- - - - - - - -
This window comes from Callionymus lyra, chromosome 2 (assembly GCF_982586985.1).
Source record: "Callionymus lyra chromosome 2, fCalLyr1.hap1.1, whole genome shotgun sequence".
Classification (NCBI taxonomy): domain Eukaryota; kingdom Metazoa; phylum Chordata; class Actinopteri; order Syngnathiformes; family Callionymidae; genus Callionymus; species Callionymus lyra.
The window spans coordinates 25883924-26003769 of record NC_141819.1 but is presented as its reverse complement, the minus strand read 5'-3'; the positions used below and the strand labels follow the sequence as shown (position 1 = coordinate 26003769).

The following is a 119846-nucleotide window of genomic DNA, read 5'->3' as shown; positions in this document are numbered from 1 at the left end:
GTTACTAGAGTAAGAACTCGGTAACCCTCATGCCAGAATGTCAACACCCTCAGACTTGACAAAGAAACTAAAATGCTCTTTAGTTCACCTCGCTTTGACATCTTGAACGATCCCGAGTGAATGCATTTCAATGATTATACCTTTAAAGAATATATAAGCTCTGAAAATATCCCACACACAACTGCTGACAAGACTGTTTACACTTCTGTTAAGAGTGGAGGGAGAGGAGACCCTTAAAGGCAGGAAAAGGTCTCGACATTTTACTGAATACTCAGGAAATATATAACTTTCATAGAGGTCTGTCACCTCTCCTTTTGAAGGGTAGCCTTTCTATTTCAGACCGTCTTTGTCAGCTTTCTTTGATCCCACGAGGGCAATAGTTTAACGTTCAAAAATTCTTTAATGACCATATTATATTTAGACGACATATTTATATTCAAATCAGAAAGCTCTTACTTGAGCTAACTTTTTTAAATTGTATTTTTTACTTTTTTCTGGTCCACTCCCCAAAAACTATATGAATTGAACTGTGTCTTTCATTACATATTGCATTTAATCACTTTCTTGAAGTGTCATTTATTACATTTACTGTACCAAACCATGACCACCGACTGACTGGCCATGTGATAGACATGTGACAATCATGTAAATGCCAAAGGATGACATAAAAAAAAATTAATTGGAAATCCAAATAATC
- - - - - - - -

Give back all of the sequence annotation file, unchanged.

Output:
This window comes from Callionymus lyra, chromosome 2 (assembly GCF_982586985.1).
Source record: "Callionymus lyra chromosome 2, fCalLyr1.hap1.1, whole genome shotgun sequence".
Classification (NCBI taxonomy): domain Eukaryota; kingdom Metazoa; phylum Chordata; class Actinopteri; order Syngnathiformes; family Callionymidae; genus Callionymus; species Callionymus lyra.
The window spans coordinates 25883924-26003769 of record NC_141819.1 but is presented as its reverse complement, the minus strand read 5'-3'; the positions used below and the strand labels follow the sequence as shown (position 1 = coordinate 26003769).

The following is a 119846-nucleotide window of genomic DNA, read 5'->3' as shown; positions in this document are numbered from 1 at the left end:
GTTACTAGAGTAAGAACTCGGTAACCCTCATGCCAGAATGTCAACACCCTCAGACTTGACAAAGAAACTAAAATGCTCTTTAGTTCACCTCGCTTTGACATCTTGAACGATCCCGAGTGAATGCATTTCAATGATTATACCTTTAAAGAATATATAAGCTCTGAAAATATCCCACACACAACTGCTGACAAGACTGTTTACACTTCTGTTAAGAGTGGAGGGAGAGGAGACCCTTAAAGGCAGGAAAAGGTCTCGACATTTTACTGAATACTCAGGAAATATATAACTTTCATAGAGGTCTGTCACCTCTCCTTTTGAAGGGTAGCCTTTCTATTTCAGACCGTCTTTGTCAGCTTTCTTTGATCCCACGAGGGCAATAGTTTAACGTTCAAAAATTCTTTAATGACCATATTATATTTAGACGACATATTTATATTCAAATCAGAAAGCTCTTACTTGAGCTAACTTTTTTAAATTGTATTTTTTACTTTTTTCTGGTCCACTCCCCAAAAACTATATGAATTGAACTGTGTCTTTCATTACATATTGCATTTAATCACTTTCTTGAAGTGTCATTTATTACATTTACTGTACCAAACCATGACCACCGACTGACTGGCCATGTGATAGACATGTGACAATCATGTAAATGCCAAAGGATGACATAAAAAAAAATTAATTGGAAATCCAAATAATC